Background[edit]

Dire Straits, and other international acts, mounted Australia-wide tours in 1986 with promoters claiming that local acts couldn't fill large concert venues.[4] Acts like INXS and Jimmy Barnes felt that a tour by internationally renowned Australians would fill these venues. In October 1986, Chris Murphy, of Mark Murphy Agency (MMA) and manager of INXS, Mark Pope, who managed Jimmy Barnes and Divinyls, and Mushroom Records boss Michael Gudinski, commenced negotiations to develop the Australian Made tour.[2][10] Other promoters came on-board including Richard MacDonald and Gary Grant.[12] Mushroom Records had released material by Models, managed by Murphy, while their touring partners I'm Talking were managed by Ken West[9] and had released material on Regular Records. These band managers used their record labels and industry contacts to provide other local acts that had toured internationally, The Saints, The Triffids and Mental As Anything.[2] The Triffids' guitarist Graham Lee stated that Hutchence had insisted on them being part of the bill, on the basis of their international success, even though they were not well renowned in Australia.[13]

To promote the tour, INXS and Barnes (ex-Cold Chisel) recorded two songs, a cover of The Easybeats song "Good Times", and "Laying Down the Law" which Barnes co-wrote with INXS members Garry Gary Beers, Andrew Farriss, Jon Farriss, Michael Hutchence and Kirk Pengilly.[14] Both songs were recorded, with "Laying Down the Law" also written, and "Good Times" film clip made, all on the same day.[2] Tim Farriss, INXS lead guitarist, was unavailable for the recordings,[1] as he was unable to be contacted due to fishing commitments.[15] The single peaked at #2 on the Australian charts,[6] and months later was featured in the Joel Schumacher 1987 film The Lost Boys and the associated The Lost Boys soundtrack.[16][17] This allowed it to peak at #47 in the United States on 1 August 1987.[7][8] The tour had a budget of $3.25 million,[4] when the accounts were finally tabulated the promoters had lost $30,000 each.[10] After the tour, there was a dispute over the royalty split on "Good Times". Four years later the single appeared on the British charts when The Lost Boys was released on video.[10]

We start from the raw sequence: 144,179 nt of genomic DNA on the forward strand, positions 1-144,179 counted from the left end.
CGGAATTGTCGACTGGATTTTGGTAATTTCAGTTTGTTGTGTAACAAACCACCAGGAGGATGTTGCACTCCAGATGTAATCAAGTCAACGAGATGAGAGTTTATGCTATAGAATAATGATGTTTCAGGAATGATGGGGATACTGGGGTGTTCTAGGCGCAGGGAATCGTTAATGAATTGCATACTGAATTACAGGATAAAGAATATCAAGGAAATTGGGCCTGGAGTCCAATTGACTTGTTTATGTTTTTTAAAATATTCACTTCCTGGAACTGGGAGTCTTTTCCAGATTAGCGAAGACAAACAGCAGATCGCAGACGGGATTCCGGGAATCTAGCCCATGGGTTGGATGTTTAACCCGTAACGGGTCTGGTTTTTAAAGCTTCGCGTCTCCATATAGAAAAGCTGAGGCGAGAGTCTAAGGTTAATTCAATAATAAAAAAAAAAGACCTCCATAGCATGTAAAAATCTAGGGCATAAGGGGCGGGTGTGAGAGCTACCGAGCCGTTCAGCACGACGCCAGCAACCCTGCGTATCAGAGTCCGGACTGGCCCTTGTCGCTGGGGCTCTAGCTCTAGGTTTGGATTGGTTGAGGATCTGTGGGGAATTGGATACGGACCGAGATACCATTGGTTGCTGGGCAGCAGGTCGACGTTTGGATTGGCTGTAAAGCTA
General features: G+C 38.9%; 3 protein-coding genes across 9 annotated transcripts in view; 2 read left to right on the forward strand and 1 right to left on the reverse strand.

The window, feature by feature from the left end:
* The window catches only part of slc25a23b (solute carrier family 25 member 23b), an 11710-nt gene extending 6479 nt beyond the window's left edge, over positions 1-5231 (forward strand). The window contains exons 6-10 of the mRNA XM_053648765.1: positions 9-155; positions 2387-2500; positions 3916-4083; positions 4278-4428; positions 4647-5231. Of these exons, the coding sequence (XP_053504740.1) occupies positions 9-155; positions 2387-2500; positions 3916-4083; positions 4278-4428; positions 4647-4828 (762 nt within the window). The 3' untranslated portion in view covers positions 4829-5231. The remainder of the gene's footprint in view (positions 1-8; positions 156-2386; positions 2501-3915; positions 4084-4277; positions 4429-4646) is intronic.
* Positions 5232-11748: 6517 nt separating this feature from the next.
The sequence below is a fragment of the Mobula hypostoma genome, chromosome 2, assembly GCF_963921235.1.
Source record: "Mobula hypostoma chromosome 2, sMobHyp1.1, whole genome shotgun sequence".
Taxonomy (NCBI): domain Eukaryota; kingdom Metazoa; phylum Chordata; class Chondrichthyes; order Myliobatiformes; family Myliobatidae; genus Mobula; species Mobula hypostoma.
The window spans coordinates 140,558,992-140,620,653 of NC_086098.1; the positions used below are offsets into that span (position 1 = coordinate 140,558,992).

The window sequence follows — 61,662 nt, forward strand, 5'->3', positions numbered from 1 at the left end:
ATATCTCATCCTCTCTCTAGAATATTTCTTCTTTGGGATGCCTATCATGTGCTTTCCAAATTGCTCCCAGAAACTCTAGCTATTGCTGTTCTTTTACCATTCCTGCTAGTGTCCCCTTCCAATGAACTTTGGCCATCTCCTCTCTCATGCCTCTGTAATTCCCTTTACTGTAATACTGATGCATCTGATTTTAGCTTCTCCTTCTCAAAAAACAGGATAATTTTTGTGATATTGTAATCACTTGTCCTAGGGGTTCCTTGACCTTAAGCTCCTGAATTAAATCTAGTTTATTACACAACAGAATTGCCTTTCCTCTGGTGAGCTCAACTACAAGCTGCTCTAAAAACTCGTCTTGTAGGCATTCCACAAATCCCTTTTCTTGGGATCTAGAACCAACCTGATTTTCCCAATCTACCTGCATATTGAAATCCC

Barnes stated that the Subiaco concert had the best Rock 'N' Roll crowd he had ever seen.[1] With the exception of keyboard player, Peter Kekel, Barnes employed an all Canadian backing band, that he had used for his own North American tours from 1985, for the Australian Made tour.[2] All the acts travelled between capital cities on the same plane.[1][2][4] Chrissy Amphlett of Divinyls wrote about the tour in her autobiography, Pleasure and Pain, she was impressed that various band members got along so well.[1][18]